.
http://assets-s3.rollingstone.com/assets/images/album_review/71fb1cb9c4ae1b4bd20010dc682e422296d7d814.jpg Izitso

Cat Stevens

Izitso

Rolling Stone: star rating
Community: star rating
5 0 0
July 28, 1977

Izitso is good proof that behind Cat Stevens' sentimental and somewhat naive persona there exists a musician and composer more far-reaching than the wistful but cloying singer/songwriter who relies largely on soft acoustic instrumentation. Touching several bases, often in apparent opposition to each other, Stevens displays both the diversity and the maturity to match this seeming incongruity.

Stevens and Jean Roussel enhance much of the arranging with their keyboards — synthesizers especially. "Life" melds six different keyboards within its cathedralesque seriousness and reserve. Yet on the same song Stevens cleverly fits in a lively, quickly delivered bouzouki interlude, and no seams show. "Kypros," where Stevens plays all the instruments, takes the tack further; here, the machinery (in tones much like Walter Carlos' in his electronic adaptations of Bach) joins with more folk-derived bouzouki phrases. Between these two cuts Izitso offers a slice of the Muscle Shoals session battery, an unexpected and wholly successful foray into harder rock.

Weaknesses do surface, though not from any overreaching. "Sweet Jamaica" and "(I Never Wanted) To Be a Star" are rather precious, and the electronics on "Was Dog a Doughnut" are a bit too robotlike. More than one song contains the obvious lyric: "We're getting older as time goes by/A little older with everyday/We were the children of yesterday." The production — Stevens with Dave Kershenbaum — preens some of the bite (twice, Chick Corea gets smothered in mixes); nevertheless, this is a spirited and varied outing.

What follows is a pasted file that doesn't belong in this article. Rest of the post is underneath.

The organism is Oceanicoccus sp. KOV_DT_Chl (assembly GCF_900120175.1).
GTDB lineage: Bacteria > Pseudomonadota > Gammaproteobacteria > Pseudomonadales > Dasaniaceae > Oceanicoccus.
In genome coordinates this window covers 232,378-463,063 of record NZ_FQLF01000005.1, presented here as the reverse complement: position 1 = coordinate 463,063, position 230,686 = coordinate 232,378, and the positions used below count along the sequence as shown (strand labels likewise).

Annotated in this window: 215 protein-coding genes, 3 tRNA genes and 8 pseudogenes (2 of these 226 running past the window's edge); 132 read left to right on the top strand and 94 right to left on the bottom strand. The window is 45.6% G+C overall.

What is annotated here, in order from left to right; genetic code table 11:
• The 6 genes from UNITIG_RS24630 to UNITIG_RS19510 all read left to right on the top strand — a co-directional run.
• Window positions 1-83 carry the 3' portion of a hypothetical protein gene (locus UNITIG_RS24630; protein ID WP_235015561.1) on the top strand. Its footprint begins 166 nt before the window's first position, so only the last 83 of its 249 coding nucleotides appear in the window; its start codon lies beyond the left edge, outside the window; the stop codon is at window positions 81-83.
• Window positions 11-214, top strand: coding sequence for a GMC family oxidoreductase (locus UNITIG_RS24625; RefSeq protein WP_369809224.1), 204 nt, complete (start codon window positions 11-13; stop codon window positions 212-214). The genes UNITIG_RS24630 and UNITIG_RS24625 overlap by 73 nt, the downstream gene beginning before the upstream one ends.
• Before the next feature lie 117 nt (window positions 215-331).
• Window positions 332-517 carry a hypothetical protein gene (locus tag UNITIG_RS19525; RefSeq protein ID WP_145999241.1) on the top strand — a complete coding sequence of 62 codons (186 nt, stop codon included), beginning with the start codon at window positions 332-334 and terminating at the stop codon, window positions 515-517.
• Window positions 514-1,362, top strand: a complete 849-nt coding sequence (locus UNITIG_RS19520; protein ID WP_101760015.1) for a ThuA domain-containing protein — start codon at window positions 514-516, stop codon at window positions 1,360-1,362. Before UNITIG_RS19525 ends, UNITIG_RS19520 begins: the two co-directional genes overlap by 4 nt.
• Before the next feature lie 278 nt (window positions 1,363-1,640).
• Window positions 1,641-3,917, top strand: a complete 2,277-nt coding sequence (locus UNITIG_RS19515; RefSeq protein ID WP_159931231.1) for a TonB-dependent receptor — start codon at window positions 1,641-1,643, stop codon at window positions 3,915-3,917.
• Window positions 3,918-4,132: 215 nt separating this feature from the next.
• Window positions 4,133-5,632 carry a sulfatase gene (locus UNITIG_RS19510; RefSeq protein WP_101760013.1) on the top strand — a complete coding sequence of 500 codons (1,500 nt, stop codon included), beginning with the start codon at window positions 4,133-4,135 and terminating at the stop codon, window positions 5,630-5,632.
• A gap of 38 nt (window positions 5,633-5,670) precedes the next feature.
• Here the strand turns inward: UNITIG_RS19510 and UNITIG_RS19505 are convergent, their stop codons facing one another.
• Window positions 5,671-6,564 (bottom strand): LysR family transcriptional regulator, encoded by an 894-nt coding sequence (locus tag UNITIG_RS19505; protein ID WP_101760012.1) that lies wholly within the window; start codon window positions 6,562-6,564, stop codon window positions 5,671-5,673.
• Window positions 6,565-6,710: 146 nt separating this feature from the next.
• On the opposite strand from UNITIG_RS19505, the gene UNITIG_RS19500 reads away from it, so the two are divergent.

prev
Album Review Main Next

ADD A COMMENT

Community Guidelines »
loading comments

loading comments...

COMMENTS

Sort by:
    Read More
    Around the Web
    Powered By ZergNet
    Daily Newsletter

    Get the latest RS news in your inbox.

    Sign up to receive the Rolling Stone newsletter and special offers from RS and its
    marketing partners.

    X

    We may use your e-mail address to send you the newsletter and offers that may interest you, on behalf of Rolling Stone and its partners. For more information please read our Privacy Policy.

    Song Stories

    “Vans”

    The Pack | 2006

    Berkeley, California rappers the Pack made their footwear choice clear in 2006 with the song "Vans." The track caught the attention of Too $hort, who signed them to his imprint. MTV refused to play the video for the song, though, claiming it was essentially a commercial for the product. Rapper Lil' B disagreed. "I didn’t know nobody [at] Vans," he said. "I was just a rapper who wore Vans." Even without MTV's support, Lil' B recognized the impact of the track. "God blessed me with such a revolutionary song… People around my age know who really started a lot of the dressing people are into now."

    More Song Stories entries »
    www.expandtheroom.com